A discussion draft of the Online Sales Tax Simplification Act of 2016 is expected to be introduced in Congress soon.
Chrysler is rebuilding Jeep, Dodge and Chrysler web sites to process and store customized data based on online shoppers’ preferences. Saab is using a new web-based tool to instantly verify consumers’ address information to create quicker and more productive ties between shoppers and dealers.
As the web entices more and more shoppers to research products before buying, its role as a useful tool for consumers is being taken for granted. But even with all that research activity, retailers still strive to improve the way they leverage the web for marketing purposes.
“By improving the consumers’ experience and better understanding their needs, we believe the conversion rate from online browsers to buyers will improve,” says Jeff Bell, vice president of interactive communications for Chrysler Group.
Working with web site developers Organic Inc., Chrysler is rebuilding its Jeep, Dodge and Chrysler web sites to process and store customized data based on the vehicle preferences individual shoppers have recorded online. So now when online visitors configure their dream cars while continuing to shop around, their information will be stored along with available dealer inventories in online folders - providing a service to consumers while also providing dealers with information they can use to better respond to individual shoppers’ interests. “We believe this will improve customers’ online experience, and we and our dealers will have an opportunity to know them better,” Bell says.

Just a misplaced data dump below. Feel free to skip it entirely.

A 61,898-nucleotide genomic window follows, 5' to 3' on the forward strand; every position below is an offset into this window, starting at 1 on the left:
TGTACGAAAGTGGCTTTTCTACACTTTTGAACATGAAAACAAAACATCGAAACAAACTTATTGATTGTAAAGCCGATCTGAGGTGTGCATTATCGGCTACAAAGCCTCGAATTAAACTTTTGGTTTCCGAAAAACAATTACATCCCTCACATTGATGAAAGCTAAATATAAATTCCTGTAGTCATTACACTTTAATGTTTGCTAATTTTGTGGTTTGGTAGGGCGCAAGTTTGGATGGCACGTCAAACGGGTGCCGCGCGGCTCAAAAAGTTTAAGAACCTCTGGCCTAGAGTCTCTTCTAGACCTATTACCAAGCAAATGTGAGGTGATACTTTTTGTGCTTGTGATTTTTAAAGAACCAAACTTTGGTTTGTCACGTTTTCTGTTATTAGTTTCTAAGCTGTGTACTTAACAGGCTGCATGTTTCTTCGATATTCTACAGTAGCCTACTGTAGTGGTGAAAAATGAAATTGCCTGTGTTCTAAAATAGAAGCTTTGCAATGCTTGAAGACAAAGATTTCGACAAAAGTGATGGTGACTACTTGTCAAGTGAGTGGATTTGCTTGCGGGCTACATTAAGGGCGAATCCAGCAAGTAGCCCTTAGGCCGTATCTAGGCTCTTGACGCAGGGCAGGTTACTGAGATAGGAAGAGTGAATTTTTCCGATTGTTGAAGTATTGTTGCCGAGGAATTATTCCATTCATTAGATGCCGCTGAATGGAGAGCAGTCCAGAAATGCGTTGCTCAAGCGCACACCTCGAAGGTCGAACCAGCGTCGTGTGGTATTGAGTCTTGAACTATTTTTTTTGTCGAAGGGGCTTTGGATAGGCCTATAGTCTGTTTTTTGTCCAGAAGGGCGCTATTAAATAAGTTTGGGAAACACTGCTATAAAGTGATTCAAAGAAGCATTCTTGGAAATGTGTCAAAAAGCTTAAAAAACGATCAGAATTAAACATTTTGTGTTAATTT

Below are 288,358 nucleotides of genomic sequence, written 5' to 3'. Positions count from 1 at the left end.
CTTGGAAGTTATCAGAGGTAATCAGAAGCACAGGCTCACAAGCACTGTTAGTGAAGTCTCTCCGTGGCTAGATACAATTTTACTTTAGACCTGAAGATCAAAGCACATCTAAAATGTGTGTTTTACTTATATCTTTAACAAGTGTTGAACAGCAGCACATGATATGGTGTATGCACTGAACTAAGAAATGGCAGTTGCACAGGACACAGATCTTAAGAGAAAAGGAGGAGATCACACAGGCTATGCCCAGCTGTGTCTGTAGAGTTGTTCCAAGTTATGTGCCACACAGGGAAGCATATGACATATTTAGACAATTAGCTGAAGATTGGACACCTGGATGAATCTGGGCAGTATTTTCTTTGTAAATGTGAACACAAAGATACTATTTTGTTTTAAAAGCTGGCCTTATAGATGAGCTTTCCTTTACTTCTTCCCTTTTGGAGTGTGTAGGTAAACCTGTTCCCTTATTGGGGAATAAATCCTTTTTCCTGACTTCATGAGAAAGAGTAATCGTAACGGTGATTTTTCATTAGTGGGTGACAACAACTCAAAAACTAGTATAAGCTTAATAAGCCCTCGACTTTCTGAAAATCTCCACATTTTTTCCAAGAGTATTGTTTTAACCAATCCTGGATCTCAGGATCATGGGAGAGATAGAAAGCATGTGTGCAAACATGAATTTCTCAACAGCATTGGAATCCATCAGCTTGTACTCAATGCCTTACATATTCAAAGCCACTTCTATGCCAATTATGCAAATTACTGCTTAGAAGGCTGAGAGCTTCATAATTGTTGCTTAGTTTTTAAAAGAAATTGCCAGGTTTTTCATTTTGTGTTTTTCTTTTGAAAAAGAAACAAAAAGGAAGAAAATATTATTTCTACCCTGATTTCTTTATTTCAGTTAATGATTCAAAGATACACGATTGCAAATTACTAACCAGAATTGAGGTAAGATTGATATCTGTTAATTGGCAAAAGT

At Saab Cars U.S.A. Inc., a new web-based tool that instantly verifies personal address information that consumers enter online is forging quicker and more productive ties between shoppers and dealers, says Richard Amling, director of marketing analysis.
SaabUSA.com generates customer leads for dealers by letting online shoppers request a price quote or a test drive, then transferring the requests to a local dealer’s web site. But because some shoppers would enter inaccurate or fictitious personal information, Saab dealers have been hesitant to follow up on the leads, Amling says.
Saab used to have its call center agents each spend about two hours per day contacting shoppers who had registered online to verify their name and address. But with a new web-based data verification system it implemented last year from Melissa Data Corp., which checks consumer-entered data against a web-based database of postal addresses, SaabUSA.com now forwards accurate data to dealers within seconds instead of hours.
The new system has helped SaabUSA.com quadruple the number of customer leads it forwards every month to dealers, to more than 4,000 from 1,000. “This is still in the early stages, but it’s having a good impact on the number of purchases initiated online,” Amling says.